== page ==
HELENA — A bill that would have abolished the death penalty in Montana was narrowly voted down in committee last week on a 9-10 vote.
House Bill 366, sponsored by Rep. Adam Hertz, R-Missoula, would have replaced a death sentence with life imprisonment without the possibility of parole.
Hertz said the bill represented productive use of tax dollars, a pro-life philosophy from “conception until natural death,” and the notion of offenders’ redemption for their crimes.
“I cannot in good conscience claim to be pro-life and support a system that takes innocent life at the heavy hand of a government in an imperfect justice system,” Hertz said.
The bill saw support from many interest groups, including the Conservatives Concerned About the Death Penalty.
Betsy Griffing, an attorney and former head of the Death Penalty Task Force in the Montana attorney general’s office, said the entire process of prosecuting and executing inmates can be quite expensive. She said death penalty cases require two prosecutors and two defense attorneys, as well as numerous expert witnesses, all of whom are paid by the state. There is also a federally mandated appeals process, which she said can stretch across decades.
Ray Krone, co-founder of Witness to Innocence, a death penalty abolition group, told of being sentenced to death for a crime for which he was later exonerated.
“How do you mitigate something you didn’t do?” Krone asked legislators. “How do you show remorse or regret for an act you never committed?”
Krone said the imperfect nature of the legal system, as well as the unreliability of some types of evidence, leaves the potential for inmates to be wrongly convicted—and perhaps even wrongfully executed.
No one spoke in opposition to the bill at the hearing in the House Judiciary Committee.
Child support and hunting privileges
Parents who fail to make child support payments may soon face a new punishment—not being able to buy a hunting or fishing license in Montana.
Introduced by Sen. Mike Lang, R-Malta, Senate Bill 172 would provide the option to take away conservation licenses from people who are more than six months behind on child support.
“Not everyone who is behind on their child support hunts or fishes,” Lang said. “However, those that do will forgo that opportunity until they alleviate their child support obligations.”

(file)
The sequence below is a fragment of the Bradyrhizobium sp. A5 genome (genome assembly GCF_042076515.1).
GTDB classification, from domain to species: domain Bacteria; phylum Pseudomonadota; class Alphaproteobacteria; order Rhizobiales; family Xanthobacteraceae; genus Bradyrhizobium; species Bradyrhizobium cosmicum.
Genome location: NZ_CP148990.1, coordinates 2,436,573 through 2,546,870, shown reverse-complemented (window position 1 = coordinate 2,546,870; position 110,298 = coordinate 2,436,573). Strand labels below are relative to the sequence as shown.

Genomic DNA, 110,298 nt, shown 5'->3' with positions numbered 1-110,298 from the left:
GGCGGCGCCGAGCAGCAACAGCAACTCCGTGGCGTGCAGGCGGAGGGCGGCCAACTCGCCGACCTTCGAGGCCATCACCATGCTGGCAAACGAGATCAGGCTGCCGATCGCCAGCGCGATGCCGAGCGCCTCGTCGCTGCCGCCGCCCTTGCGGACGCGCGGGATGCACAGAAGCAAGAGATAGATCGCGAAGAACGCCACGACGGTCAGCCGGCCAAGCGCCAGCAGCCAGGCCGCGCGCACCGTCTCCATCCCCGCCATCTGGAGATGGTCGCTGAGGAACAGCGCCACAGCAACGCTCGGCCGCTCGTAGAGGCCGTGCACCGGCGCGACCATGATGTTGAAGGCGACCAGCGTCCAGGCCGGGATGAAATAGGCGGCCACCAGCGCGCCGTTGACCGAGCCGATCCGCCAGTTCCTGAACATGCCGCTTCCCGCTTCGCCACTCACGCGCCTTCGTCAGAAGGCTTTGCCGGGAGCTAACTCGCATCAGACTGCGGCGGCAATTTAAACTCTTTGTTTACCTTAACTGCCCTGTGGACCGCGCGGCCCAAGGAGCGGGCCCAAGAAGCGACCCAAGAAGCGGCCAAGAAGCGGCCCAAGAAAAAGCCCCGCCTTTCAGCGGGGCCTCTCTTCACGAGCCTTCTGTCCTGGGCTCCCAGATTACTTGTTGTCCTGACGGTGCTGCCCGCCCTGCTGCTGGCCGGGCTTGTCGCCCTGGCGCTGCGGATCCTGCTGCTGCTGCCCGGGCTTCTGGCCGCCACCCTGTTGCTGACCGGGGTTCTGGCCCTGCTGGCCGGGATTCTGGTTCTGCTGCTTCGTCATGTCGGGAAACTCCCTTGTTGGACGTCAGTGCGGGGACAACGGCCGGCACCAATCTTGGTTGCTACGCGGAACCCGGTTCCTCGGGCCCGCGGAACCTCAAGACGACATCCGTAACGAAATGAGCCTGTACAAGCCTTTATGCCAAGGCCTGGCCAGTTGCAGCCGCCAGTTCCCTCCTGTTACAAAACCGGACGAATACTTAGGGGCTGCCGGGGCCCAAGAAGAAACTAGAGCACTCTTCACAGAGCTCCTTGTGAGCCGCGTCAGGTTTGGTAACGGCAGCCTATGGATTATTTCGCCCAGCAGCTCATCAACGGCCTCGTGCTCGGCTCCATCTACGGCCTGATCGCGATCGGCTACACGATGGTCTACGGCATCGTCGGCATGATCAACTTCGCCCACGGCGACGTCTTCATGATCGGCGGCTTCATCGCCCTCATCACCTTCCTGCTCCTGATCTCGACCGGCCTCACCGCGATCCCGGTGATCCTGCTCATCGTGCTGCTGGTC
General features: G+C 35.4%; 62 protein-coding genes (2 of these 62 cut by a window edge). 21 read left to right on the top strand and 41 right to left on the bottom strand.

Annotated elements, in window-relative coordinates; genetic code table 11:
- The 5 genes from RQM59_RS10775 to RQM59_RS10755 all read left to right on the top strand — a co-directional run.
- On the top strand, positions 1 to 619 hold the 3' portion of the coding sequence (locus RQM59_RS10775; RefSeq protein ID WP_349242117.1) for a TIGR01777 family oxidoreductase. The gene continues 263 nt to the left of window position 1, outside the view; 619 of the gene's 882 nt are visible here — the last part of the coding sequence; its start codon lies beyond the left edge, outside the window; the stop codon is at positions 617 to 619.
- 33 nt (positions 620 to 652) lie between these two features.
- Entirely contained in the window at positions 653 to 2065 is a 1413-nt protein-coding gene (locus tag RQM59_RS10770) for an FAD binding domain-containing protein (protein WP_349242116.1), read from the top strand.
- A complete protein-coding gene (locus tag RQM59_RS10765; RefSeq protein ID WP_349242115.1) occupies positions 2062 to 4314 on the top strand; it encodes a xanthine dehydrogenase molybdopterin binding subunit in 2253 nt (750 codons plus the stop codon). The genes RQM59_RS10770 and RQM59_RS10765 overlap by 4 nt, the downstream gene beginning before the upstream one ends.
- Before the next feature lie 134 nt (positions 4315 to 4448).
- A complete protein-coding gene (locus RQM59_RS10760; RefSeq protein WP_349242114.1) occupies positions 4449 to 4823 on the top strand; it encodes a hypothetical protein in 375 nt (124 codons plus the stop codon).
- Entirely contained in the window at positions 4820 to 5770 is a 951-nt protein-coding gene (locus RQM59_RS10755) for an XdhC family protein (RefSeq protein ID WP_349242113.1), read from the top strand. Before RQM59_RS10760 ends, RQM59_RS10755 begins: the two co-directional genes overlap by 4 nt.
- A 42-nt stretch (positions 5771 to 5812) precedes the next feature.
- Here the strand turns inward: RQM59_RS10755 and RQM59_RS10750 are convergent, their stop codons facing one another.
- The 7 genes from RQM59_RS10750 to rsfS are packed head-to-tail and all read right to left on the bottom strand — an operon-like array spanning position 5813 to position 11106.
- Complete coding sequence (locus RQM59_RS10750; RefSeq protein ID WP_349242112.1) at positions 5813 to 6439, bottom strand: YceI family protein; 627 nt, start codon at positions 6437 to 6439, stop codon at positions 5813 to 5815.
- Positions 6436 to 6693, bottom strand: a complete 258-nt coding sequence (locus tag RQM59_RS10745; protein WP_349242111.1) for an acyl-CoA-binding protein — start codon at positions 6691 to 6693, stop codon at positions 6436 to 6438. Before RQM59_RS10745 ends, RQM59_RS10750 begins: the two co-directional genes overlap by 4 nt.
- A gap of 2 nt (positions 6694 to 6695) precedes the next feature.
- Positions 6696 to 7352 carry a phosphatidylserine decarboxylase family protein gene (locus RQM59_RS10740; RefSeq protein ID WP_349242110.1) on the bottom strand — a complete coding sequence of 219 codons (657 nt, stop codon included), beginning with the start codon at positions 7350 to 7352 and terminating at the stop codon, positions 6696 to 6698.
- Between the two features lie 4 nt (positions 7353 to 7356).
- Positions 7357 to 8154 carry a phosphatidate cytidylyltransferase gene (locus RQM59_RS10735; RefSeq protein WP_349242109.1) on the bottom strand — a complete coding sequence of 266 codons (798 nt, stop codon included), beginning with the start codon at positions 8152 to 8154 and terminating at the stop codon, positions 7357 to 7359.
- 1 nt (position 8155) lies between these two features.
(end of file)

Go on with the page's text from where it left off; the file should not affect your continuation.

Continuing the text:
Conservation licenses are required as a prerequisite to obtain hunting and fishing licenses. If an individual is in arrears on his payments, he would be unable to purchase or keep this license.
One Glasgow woman said after waiting seven years for payments from the father of her child, she received all of them in full over the course of a year after he was threatened with license suspension.
Chad Dexter, an administrator with the Department of Health and Human Services, said seizure of licenses has been used to collect on child support payments since 1993. Presently, some recreational licenses, as well as drivers and occupation licenses, can be suspended by the department for this reason as well.
“It’s not necessarily a choice whether you can pay,” Dexter said. “It’s a legal obligation that you have for your children.”
Sen. Jennifer Fielder, R-Thompson Falls, said she had reservations because of the possibility of hampering people who hunt for subsistence.
Nick Gevock, conservation director for the Montana Wildlife Foundation, said he did not believe that should be a concern.
“I would hope that people that need food on the table do not have these child support obligations,” Gevock said. “If you’ve created that deal, you have an accountability problem to work through.”
Lang said individuals incapable of making payments for financial reasons have avenues to work out those problems with the Child Support Enforcement Division.
The Senate Judiciary Committee did not vote on the bill last week.
Columbus Day renaming bill tabled
A bill that would have changed the name of Columbus Day in Montana to Montana Heritage Day was tabled last week.
House Bill 322, introduced by Rep. Bridget Smith, D-Wolf Point, sought to change the name because of what Smith called a “distorted understanding of history.”
“Why would anyone glorify a brutal man such as Columbus, and in 1932 declare a federal holiday in his honor?” Smith said. “What else was erased from history that would provoke conflict among Americans?”
Smith said students are taught an inaccurate history of Christopher Columbus. She said the Spanish explorer should not be celebrated for his violence against the indigenous peoples of the islands of Hispaniola.
She said Columbus Day is a holiday “repeated each year to promote the idea of American exceptionalism at the cost of the truth of American Indian genocide.”
Many Native American lawmakers came to speak in support of the bill.